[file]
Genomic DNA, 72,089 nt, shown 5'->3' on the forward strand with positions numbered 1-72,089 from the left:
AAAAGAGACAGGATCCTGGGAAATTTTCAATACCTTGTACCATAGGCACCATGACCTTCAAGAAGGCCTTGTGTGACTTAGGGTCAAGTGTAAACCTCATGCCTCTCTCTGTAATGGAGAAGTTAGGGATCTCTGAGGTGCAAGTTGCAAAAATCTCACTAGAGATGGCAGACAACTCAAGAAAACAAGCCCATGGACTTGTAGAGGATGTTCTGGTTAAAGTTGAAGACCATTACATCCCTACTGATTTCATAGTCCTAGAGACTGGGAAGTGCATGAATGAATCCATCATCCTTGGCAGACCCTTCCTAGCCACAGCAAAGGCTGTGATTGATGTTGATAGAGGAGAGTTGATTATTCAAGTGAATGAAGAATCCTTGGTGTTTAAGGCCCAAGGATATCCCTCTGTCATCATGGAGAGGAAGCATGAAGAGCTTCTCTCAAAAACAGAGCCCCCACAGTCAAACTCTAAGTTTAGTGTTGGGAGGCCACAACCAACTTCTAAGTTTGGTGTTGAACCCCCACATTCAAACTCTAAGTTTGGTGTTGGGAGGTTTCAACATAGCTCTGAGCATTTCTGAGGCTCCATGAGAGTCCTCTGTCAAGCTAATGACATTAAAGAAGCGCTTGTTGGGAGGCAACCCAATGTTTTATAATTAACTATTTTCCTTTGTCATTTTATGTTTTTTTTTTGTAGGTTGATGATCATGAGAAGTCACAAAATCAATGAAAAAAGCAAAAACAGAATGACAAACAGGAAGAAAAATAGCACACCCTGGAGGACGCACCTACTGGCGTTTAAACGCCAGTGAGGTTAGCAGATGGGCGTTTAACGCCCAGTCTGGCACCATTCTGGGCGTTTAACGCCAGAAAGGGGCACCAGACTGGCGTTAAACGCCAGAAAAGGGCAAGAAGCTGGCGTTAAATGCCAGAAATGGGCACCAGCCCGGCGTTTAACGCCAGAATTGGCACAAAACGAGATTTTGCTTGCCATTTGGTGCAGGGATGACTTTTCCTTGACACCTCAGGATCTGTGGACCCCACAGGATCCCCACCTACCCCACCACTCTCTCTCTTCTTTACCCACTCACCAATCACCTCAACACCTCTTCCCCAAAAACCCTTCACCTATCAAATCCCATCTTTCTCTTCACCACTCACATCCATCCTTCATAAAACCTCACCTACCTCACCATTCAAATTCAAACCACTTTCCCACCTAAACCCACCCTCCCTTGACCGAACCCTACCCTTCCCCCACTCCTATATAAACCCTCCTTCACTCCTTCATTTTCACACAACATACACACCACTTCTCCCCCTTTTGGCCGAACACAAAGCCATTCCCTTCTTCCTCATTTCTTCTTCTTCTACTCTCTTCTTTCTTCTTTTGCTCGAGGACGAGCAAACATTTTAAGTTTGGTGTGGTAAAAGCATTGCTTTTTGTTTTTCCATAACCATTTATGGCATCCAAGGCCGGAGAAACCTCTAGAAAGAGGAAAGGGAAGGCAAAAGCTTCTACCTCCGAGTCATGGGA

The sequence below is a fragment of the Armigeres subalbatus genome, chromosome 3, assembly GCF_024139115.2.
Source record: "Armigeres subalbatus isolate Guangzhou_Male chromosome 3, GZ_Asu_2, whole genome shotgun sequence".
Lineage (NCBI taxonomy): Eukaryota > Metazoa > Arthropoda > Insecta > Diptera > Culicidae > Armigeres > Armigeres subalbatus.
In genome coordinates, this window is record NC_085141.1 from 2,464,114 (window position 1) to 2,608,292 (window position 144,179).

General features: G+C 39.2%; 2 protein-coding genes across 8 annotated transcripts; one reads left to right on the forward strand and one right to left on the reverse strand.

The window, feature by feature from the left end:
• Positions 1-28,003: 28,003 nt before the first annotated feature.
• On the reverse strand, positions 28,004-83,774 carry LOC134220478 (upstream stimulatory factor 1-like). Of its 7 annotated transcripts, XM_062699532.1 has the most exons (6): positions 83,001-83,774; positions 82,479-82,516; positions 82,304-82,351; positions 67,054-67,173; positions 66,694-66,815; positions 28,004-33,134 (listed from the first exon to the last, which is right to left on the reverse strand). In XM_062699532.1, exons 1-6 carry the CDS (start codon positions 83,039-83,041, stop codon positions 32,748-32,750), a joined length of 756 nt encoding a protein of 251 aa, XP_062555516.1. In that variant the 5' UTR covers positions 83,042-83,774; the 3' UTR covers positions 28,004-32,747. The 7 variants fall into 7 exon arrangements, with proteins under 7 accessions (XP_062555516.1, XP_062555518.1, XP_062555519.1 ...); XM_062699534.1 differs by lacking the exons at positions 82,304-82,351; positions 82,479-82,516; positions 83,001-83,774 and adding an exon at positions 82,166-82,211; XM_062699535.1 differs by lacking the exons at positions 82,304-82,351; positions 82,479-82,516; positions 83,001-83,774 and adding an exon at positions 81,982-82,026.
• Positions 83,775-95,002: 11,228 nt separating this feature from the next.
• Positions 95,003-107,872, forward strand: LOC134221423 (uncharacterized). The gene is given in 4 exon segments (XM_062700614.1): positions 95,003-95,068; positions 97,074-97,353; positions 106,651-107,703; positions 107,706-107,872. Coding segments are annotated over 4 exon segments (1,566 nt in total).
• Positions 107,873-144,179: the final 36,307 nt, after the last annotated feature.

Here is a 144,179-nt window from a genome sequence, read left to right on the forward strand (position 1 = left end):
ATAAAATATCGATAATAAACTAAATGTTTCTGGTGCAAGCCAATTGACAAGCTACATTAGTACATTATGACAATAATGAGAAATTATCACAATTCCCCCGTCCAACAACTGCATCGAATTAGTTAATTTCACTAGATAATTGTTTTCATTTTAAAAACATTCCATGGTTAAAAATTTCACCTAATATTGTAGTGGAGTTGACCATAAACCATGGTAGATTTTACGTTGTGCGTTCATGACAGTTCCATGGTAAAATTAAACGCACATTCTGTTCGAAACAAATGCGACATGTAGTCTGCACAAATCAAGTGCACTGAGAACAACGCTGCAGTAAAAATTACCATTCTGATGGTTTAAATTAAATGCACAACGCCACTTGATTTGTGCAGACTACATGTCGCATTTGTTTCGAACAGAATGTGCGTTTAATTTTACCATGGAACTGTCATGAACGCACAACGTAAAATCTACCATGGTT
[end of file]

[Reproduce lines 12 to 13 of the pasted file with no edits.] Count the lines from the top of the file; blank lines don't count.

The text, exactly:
• Positions 95,003-107,872, forward strand: LOC134221423 (uncharacterized). The gene is given in 4 exon segments (XM_062700614.1): positions 95,003-95,068; positions 97,074-97,353; positions 106,651-107,703; positions 107,706-107,872. Coding segments are annotated over 4 exon segments (1,566 nt in total).
• Positions 107,873-144,179: the final 36,307 nt, after the last annotated feature.